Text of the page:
5. Depressive symptoms .13 .12 2.22 .44
6. Mobile switched on after lights out .42 2.07 2.39 .14 .15
7. Media use in bed (scale) .31 2.02 2.40 .20 .28 .44
8. Watching TV/videos in bed .19 -.14 2.24 .12 .19 .25 .70
9. Playing video games in bed .07 2.21 2.13 .02 .16 .16 .55 .38
10. Calling/text messaging in bed .34 .13 2.37 .18 .19 .45 .81 .33 .23
11. To be online (Facebook, Chat etc.) in bed .27 .08 2.37 .22 .25 .39 .81 .36 .21 .68
Pairwise exclusion of missing values. Gender coding: male =1, female =2. Coding of ‘‘Mobile switched on after lights out’’: mobile switched
off after lights out (or not in the bedroom) =1, mobile switched on but not at the bed =2, mobile switched on and at the bed =3. Media use in
bed (scale) represents the mean score of the four variables watching TV/videos in bed, playing video games in bed, calling/text messaging in bed,
and to be online (Facebook, Chat etc.) in bed
Italics p \0.05; italics and bold p \0.01; italics, bold, and underlined p \0.001
Fig. 1 Mediation of the relationship between electronic media use in
bed before sleep and depressive symptoms by sleep duration.
Coefficients are standardized regression coefficients that are
controlled for age and gender. The coefficient in brackets represents
the standardized regression coefficient when the mediator (sleep
duration) is also in the model. **p\0.01; ***p\0.001
J Youth Adolescence (2015) 44:405–418 413
123
Testing which type of electronic media use in bed was
most strongly associated with sleep duration, sleep diffi-
culties, and depressive symptoms stepwise regression was
conducted (additional Research Question 2). Being online
(Facebook, Chat etc.) in bed (b=-.21, t=-4.13,
p\0.001) and having the mobile phone switched on at
night (b=.20, t=3.71, p\0.001) (but not watching TV,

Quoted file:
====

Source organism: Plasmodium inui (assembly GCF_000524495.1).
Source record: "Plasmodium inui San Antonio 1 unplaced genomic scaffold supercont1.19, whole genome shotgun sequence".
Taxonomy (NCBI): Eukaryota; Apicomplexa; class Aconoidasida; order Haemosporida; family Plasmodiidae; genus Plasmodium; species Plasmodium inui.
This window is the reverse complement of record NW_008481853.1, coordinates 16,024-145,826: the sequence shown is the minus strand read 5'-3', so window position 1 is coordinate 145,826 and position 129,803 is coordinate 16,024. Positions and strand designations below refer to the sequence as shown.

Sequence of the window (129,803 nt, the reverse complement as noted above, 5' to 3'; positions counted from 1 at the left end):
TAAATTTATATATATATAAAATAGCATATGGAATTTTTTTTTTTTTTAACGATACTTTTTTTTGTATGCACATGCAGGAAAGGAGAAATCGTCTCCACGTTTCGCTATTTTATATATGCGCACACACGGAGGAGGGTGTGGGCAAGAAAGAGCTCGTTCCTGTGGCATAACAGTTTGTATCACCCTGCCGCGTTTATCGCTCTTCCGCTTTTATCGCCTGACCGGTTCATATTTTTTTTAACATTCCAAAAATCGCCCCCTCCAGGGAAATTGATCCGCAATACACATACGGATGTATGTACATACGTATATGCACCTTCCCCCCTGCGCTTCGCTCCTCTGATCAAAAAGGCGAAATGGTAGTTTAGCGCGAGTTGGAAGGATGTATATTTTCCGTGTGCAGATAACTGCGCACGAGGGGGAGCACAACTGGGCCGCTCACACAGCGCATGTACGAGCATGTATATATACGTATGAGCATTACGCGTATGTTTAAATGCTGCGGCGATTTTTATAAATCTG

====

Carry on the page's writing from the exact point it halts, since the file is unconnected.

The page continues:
playing video games, and calling/text messaging in bed)
were related with sleep duration on weekdays. Being online
(Facebook, Chat etc.) in bed before sleep (b=.22,
t=4.10, p\0.001) (but not watching TV, playing video
games, calling/text messaging in bed, and having the
mobile switched on at night) was related with sleep diffi-
culties. Moreover, being online (Facebook, Chat etc.) in
bed (b=.19, t=3.43, p\0.001) and playing video
games (b=.15, t=2.86, p=0.005) (but not watching
TV, calling/text messaging in bed, and having the mobile
switched on at night) were related with depressive
symptoms.
Discussion
Adolescence is a time of increasing vulnerability for
severe mental health disorders such as depression. Epi-
demiological studies show that the incidence of new
cases of depression drastically increases with puberty
(Hankin et al. 1998; Kessler et al. 2001). As the recur-
rence rate during adulthood is high, prevention of
depression with onset during adolescence is of major
importance (Lewinsohn et al. 1993). During adolescence,
sleep patterns change with a pronounced shift of bed-
times to later in the evening, increasing sleep deprivation
during the school week and sleeping in on weekends
(Crowley et al. 2007). Importantly, there is growing
evidence that sleep disturbance in adolescence may pre-
dict the development of depression (Lovato and Gradisar
2014). In order to prevent the burden of depression with
onset during adolescence, it appears to be a promising
venue to identify and address sleep disturbance (Lovato
and Gradisar 2014).
In addition to the increase in the prevalence of depres-
sion with the transition from childhood to adolescence,
there is also a secular trend of an increasing incidence of
depression during adolescence since the 1960s (Kessler
et al. 2001). A similar but decreasing secular trend has been
reported for adolescents’ sleep duration (Dollman et al.
2007; Iglowstein et al. 2003). Although speculative, it is
possible that these secular trends have a common cause.
One such possible cause is the increasing availability of
electronic devices that has changed adolescents’ every day
lives profoundly since the 1960s. There is now a large body
of evidence confirming that electronic media use particu-
larly is related and may cause sleep disturbance (Cain and
Gradisar 2010). Moreover, there is also evidence of a
predictive role of media use for the development of
depression (Primack et al. 2009). A theoretical model
proposed by Cain and Gradisar (2010) suggests that elec-
tronic media use may cause sleep disturbance, which in
turn may cause daytime dysfunction such as increased
depressive symptoms. One aim of the current study was to
test whether adolescents’ sleep disturbance mediates the
relationship between electronic media use at night and
symptoms of depression. A further aim of the current study
was to examine how smartphones have changed adoles-
cents’ electronic media use at night as during the latest
years the prevalence of smartphones has escalated among
adolescents in Switzerland (Willemse et al. 2012). Due to
the large functional range of smartphones, their handiness,